Long-Term Risk of Stroke After Transient Global Amnesia in Two Prospective Cohorts.
Romoli M., Tuna MA., McGurgan I., Li L., Giannandrea D., Eusebi P., Tordo Caprioli F., Lotti A., Salvadori N., Sarchielli P., Gili A., Mosconi MG., Pellizzaro Venti M., Stracci F., Ricci S., Paciaroni M., Parnetti L., Calabresi P., Rothwell PM.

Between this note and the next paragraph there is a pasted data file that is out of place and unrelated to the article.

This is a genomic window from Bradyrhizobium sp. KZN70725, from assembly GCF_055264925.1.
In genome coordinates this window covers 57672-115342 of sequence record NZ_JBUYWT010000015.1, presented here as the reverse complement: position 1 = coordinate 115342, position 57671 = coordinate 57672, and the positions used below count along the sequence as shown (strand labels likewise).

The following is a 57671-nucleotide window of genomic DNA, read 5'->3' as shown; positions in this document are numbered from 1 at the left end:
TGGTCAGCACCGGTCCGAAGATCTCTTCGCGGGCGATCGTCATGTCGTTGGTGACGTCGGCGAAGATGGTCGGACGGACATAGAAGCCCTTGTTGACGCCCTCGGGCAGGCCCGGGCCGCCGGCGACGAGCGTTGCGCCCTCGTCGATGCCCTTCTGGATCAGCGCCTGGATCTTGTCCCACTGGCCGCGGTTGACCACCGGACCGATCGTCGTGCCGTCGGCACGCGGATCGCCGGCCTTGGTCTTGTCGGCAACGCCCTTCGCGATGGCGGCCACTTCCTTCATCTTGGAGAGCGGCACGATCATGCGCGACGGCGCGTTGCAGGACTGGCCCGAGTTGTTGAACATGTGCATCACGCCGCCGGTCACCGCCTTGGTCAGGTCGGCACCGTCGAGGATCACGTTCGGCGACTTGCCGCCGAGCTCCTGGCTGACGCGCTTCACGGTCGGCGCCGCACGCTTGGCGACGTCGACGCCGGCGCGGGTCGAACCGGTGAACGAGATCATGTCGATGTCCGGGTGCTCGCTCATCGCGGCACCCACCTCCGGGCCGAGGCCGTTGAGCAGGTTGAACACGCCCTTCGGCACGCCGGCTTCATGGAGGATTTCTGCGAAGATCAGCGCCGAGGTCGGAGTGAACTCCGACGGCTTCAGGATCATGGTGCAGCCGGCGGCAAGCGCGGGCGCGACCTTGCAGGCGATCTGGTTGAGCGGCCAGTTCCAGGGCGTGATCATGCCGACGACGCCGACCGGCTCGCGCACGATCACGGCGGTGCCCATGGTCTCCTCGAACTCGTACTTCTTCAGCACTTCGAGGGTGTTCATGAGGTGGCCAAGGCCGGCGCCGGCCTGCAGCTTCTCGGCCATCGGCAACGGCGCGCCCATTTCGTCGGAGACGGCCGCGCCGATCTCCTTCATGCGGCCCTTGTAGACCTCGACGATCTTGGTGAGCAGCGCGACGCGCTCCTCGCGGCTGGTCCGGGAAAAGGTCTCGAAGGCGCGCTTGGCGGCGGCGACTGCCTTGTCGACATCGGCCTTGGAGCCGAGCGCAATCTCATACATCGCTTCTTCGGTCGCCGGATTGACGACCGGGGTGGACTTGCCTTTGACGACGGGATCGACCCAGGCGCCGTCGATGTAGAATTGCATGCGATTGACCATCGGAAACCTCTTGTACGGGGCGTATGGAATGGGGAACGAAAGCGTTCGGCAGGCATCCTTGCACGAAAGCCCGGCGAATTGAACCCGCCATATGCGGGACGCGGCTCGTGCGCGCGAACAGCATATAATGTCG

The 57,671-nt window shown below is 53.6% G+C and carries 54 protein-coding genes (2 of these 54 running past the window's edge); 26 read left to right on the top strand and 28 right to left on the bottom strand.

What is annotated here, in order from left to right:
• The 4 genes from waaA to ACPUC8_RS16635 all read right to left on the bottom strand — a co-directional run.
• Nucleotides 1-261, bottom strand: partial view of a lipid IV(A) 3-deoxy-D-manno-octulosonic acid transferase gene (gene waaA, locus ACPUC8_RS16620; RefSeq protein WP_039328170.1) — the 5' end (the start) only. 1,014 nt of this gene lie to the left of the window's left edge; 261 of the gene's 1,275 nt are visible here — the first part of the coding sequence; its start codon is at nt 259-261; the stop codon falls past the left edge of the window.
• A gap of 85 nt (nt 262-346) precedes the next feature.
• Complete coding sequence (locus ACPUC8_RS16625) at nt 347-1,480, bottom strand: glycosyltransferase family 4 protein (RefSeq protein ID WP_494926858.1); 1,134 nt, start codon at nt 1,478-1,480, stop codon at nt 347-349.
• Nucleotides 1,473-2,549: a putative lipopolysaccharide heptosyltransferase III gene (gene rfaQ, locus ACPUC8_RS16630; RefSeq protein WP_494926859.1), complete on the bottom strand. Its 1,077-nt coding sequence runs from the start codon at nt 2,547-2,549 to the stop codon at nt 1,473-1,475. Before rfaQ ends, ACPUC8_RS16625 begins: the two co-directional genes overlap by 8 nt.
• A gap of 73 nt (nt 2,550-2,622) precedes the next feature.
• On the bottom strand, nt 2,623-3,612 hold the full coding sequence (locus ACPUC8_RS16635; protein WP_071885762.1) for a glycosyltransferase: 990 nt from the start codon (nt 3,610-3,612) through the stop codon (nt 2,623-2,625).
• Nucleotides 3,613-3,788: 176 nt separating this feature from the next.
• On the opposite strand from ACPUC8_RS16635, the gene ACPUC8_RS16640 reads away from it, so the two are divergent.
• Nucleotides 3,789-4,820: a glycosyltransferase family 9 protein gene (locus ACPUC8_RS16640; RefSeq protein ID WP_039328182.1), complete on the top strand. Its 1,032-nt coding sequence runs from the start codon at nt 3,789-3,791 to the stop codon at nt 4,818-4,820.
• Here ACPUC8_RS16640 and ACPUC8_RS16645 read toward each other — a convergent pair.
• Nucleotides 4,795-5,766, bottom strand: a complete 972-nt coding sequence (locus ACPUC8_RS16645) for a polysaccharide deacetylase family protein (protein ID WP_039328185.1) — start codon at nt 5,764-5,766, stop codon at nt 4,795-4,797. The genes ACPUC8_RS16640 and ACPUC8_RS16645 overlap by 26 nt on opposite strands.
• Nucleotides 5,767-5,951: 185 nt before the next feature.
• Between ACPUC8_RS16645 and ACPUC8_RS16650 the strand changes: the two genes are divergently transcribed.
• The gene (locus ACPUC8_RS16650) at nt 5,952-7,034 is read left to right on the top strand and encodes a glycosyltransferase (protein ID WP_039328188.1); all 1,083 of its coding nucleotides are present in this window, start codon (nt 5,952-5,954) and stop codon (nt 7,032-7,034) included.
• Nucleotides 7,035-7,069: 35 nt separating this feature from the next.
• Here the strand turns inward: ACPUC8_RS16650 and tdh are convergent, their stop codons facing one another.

Background and Purpose- Transient global amnesia (TGA) is known as a benign syndrome, but recent data from neuroradiological studies support an ischemic cause in some cases, which might suggest an increased susceptibility to cerebrovascular events. We determined the long-term risk of stroke after a first TGA in 2 independent prospective cohorts. Methods- In 2 independent prospective cohorts of patients with TGA (OXVASC [Oxford Vascular Study], population-based; NU (Northern Umbria) cohort, TGA registry), cardiovascular risk factors and long-term outcomes, including stroke and major cardiovascular events, were identified on follow-up. Cardiovascular risk factors were treated according to primary prevention guidelines. In OXVASC, the age-/sex-adjusted risk of stroke during follow-up was compared with that expected from the rate in the underlying study population. Results- Among 525 patients with TGA (425 NU and 100 OXVASC), mean (SD) age was 65.1 (9.5) years and 42.5% male. Hypertension (58.1%), dyslipidemia (40.4%), and smoking (36.4%) were the most frequent cardiovascular risk factors. The risk of stroke was similar in the 2 cohorts, with a pooled annual risk of 0.6% (95% CI, 0.4-0.9) and a 5-year cumulative risk of 2.7% (1.1-4.3). Moreover, the stroke risk in OXVASC cases was no greater than that expected in the underlying study population (adjusted relative risk=0.73; 0.12-4.54; P=0.74). Conclusions- TGA does not carry an increased risk of stroke, at least when cardiovascular risk factors are treated according to primary prevention guidelines.